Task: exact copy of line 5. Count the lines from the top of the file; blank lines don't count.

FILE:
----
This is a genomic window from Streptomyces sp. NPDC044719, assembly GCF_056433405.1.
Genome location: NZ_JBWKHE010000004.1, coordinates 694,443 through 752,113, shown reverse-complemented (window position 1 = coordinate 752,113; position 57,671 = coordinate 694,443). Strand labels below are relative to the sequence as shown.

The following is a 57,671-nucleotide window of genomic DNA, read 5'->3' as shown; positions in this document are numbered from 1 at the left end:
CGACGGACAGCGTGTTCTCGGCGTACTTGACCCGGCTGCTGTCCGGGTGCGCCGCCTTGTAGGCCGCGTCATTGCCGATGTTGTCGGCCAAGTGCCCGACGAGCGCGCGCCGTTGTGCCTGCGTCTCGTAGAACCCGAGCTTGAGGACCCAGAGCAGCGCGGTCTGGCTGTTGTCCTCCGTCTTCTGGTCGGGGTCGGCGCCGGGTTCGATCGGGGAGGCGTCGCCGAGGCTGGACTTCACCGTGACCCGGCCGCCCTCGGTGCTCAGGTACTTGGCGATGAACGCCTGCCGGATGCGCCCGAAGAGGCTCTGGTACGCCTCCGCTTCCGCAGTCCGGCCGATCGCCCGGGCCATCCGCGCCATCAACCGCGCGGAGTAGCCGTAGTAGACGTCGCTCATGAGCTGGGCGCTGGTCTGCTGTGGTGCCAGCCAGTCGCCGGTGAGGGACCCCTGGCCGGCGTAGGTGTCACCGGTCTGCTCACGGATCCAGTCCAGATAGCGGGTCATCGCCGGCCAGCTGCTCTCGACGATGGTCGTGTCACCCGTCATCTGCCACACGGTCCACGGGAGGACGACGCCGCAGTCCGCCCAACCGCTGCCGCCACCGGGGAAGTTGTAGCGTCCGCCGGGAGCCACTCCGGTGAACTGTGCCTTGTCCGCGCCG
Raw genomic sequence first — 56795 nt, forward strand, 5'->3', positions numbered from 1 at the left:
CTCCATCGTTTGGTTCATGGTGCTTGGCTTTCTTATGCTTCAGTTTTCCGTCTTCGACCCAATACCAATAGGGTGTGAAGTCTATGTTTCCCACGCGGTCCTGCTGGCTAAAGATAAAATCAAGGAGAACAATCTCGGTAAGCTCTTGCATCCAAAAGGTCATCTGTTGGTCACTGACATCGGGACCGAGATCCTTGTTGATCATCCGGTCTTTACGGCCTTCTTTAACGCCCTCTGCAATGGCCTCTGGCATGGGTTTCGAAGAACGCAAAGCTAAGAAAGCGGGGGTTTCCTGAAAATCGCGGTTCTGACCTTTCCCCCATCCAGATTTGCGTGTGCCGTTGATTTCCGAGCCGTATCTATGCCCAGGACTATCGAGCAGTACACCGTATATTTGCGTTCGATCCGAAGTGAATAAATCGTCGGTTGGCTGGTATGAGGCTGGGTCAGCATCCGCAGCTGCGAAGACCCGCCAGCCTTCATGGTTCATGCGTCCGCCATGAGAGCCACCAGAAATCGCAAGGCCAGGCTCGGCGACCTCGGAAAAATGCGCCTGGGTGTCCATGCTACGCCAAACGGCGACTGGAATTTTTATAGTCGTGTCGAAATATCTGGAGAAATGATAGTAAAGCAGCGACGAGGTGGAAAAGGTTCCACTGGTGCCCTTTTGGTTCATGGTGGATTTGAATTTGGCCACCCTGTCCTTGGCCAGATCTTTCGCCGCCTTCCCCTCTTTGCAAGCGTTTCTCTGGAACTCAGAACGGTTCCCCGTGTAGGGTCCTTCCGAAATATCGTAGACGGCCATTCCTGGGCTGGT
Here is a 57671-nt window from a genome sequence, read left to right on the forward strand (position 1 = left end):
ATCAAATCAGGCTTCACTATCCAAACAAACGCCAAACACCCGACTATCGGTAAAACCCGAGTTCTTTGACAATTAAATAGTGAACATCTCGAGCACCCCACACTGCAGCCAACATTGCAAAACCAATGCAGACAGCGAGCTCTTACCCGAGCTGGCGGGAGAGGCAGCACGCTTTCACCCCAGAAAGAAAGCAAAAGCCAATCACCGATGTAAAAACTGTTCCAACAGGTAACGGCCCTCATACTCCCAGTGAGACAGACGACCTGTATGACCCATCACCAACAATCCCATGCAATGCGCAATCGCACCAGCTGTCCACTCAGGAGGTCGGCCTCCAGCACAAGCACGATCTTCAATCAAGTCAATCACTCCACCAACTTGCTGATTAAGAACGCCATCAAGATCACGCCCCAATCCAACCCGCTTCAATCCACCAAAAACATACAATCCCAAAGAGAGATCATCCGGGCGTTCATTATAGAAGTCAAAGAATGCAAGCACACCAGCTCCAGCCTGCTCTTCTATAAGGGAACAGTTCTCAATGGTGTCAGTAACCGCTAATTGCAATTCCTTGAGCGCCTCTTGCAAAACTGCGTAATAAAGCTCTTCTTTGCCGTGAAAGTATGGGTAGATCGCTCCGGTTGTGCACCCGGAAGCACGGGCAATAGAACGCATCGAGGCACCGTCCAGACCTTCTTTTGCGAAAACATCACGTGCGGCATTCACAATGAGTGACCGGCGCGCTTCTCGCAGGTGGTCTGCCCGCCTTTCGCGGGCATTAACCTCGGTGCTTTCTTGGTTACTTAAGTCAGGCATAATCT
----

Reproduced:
Raw genomic sequence first — 56795 nt, forward strand, 5'->3', positions numbered from 1 at the left: